Melanie Saubin, director at The Future Today Institute in New York City, predicts that by 2030 “a large proportion of people will be in the metaverse in some way”. Gartner, a research company, relaunches stating that a quarter of people will spend at least an hour a day in the metaverse by 2026 and Mark Zuckerberg expects we will all live in the metaverse in the future and leave reality behind for a virtual world of our own creation.
Whatever the future holds for us, Nike Inc. has recently proved that the metaverse can be a brand-new arena where the trademarks battle can take place. After filing its trademarks applications for virtual goods in classes 9, 35 and 41 in October, Nike has recently lodged a complaint before the US District Court for The Southern District Of New York against StockX LLC, sneaker and streetwear resale platform based in Detroit, which has freshly opened to selling electronics, videogames and, of course, NFTs in the metaverse.
As of now, the metaverse has a virtual economy which includes digital currencies and the infamous NFTs (non-fungible tokens). An NFT is essentially a digital asset that links ownership to unique physical or digital items by being securely recorded on a blockchain which ensures the asset is one-of-a-kind.
In its complaint, Nike stated that: “without Nike’s authorization or approval, StockX is ‘minting’ NFTs that prominently use Nike’s trademarks, marketing those NFTs using Nike’s goodwill, and selling those NFTs at heavily inflated prices to unsuspecting consumers who believe or are likely to believe that those ‘investible digital assets’ (as StockX calls them) are, in fact, authorized by Nike when they are not” (p. 2, § 4.), moreover, “those unsanctioned products are likely to confuse consumers, create a false association between those products and Nike, and dilute Nike’s famous trademarks” (p. 3, § 7.).
StockX has now countered in court that Vault NFTs are not virtual products or digital sneakers and that StockX customers use the platform to trade products for investment purposes. Therefore, according to StockX, the use of images of Nike sneakers in connection with StockX Vault NFTs is no different than major e-commerce retailers and marketplaces who use images and descriptions of products to sell physical sneakers, which consumers see every single day.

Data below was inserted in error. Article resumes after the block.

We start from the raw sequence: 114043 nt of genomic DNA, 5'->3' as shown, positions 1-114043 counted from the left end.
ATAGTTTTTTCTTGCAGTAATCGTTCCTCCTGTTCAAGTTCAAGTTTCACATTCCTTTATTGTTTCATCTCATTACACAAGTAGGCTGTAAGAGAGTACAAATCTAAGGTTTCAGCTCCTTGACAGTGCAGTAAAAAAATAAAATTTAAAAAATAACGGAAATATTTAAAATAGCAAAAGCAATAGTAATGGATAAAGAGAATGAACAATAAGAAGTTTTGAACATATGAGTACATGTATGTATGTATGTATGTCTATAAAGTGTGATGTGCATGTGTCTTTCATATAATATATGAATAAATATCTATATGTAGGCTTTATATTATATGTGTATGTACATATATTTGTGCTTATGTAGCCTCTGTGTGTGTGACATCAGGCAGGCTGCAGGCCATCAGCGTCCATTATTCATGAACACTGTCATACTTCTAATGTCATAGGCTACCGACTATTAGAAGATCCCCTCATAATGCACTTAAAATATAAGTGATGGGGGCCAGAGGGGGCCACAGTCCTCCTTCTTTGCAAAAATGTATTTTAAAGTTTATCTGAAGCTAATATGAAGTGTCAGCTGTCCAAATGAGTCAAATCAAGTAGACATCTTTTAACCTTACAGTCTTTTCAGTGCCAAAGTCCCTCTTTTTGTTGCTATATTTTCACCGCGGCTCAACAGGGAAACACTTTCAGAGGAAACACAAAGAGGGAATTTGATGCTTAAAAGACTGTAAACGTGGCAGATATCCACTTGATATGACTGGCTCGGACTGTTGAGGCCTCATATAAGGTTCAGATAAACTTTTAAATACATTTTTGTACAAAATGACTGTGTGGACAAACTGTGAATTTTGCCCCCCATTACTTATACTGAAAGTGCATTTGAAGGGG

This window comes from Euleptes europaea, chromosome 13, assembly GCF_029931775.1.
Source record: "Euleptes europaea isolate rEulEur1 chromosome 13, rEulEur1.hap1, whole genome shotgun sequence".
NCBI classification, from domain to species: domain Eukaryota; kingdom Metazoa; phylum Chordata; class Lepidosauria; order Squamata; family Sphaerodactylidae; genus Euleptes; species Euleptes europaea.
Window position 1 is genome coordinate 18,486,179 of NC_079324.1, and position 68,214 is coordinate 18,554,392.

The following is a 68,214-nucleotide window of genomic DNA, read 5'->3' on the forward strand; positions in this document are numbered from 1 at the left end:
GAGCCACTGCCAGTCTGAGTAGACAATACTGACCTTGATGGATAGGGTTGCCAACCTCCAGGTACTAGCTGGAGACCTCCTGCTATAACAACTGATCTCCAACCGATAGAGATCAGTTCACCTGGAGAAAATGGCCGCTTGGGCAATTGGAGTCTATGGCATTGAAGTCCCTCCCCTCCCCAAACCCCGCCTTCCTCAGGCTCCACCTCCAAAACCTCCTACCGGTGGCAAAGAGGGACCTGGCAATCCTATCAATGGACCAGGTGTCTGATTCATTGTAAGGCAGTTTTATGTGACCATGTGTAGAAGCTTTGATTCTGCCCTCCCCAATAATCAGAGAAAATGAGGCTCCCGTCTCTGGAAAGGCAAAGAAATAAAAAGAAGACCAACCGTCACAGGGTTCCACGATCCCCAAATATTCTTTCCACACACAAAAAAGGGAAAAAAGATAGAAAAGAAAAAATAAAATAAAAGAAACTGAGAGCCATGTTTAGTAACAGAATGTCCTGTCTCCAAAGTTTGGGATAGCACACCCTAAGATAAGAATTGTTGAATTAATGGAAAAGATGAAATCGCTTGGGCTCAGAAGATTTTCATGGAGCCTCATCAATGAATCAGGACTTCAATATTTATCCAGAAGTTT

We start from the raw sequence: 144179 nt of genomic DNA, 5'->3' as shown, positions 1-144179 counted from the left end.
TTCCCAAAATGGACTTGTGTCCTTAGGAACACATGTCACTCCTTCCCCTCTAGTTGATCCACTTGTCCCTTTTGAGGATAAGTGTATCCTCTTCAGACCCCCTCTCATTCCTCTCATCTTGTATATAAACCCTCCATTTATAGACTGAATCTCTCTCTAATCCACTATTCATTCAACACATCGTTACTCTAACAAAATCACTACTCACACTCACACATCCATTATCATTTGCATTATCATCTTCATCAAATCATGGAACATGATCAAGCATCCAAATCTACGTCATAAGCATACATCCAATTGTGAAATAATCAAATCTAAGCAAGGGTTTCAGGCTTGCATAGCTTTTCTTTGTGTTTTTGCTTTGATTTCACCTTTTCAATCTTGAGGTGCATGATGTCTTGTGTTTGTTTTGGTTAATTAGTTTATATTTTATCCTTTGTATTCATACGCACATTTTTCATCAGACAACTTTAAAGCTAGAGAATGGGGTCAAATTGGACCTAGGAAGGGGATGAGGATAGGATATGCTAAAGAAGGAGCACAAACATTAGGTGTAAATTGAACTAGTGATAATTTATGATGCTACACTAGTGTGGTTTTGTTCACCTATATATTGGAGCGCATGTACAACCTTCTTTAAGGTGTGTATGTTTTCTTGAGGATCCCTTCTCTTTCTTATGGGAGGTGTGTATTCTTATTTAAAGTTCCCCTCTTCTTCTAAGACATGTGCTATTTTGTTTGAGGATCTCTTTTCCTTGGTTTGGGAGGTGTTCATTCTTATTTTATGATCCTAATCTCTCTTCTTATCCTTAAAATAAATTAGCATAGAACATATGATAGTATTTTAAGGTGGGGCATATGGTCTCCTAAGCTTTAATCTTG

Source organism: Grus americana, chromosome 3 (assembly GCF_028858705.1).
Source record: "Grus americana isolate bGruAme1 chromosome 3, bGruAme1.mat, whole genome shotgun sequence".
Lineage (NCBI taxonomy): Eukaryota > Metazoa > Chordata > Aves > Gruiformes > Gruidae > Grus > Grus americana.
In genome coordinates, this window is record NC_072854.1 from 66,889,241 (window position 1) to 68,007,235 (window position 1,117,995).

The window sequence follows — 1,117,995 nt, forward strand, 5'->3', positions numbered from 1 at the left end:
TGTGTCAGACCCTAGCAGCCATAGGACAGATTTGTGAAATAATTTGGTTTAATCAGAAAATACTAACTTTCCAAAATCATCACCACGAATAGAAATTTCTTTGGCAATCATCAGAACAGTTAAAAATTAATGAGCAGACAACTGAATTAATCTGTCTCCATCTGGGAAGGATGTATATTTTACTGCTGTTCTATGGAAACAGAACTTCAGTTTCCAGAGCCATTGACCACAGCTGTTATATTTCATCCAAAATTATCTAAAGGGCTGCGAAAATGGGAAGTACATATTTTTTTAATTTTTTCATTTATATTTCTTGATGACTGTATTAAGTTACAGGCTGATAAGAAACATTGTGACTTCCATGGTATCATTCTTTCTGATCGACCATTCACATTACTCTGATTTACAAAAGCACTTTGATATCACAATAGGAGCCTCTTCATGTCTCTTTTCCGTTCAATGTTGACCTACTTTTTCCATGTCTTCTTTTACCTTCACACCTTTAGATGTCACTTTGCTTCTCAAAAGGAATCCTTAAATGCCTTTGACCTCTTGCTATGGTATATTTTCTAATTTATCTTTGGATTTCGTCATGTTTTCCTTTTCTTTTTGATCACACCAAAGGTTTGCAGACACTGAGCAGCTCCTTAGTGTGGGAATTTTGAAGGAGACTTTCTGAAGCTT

Whether the Court will assess the NFTs as a product per se or just as a component of the sale, we will just have to wait and see. At present, NFTs are not subject to regulation, which means there is little to no legal protection for those who create, invest or trade in them.
As most NFTs include visual artworks and/or link toward protected digital works, the protection of intangible assets through intellectual property rights has always been a hot topic. Therefore, it is necessary to ensure that the person who mints the NFT holds the necessary intellectual property rights.
In addition, when the NFT is sold, there is often a misconception as to the rights that the NFT owner holds: the buyer of an NFT may mistakenly think they own the actual good associated with the NFT. But the only person with the right to copy, distribute, alter, or publicly display the good is the creator.
The transmission of exploitation rights attached to NFTs should be regulated expressly (in practice, this is accomplished in the code of the NFT − as a smart contract −, otherwise it may be carried out in a separated Terms and Conditions agreement which should be required to purchase the NFTs).
While NFTs are not specifically regulated, legal obligations may yet be imposed by States or international bodies. In September 2020 the European Commission published a proposal to harmonise the regulatory regime in the EU for markets in crypto-assets (so called “MiCA Regulation”). In the European Commission’s proposal NFTs would be defined as crypto-assets, therefore their issuers, and the providers of related services, would overall be subject to the other obligations incumbent upon crypto-asset issuers and service providers.
In conclusion, at this stage, due to the absence of legislation, as NFTs have already took on an international dimension and may target acquirers in multiple jurisdictions, the best way to protect the consumer is to adopt a case-by-case approach.
Written by Emanuela Bianco, Partner of Saglietti Bianco, IP Lawyer fully admitted in Italy and the European Union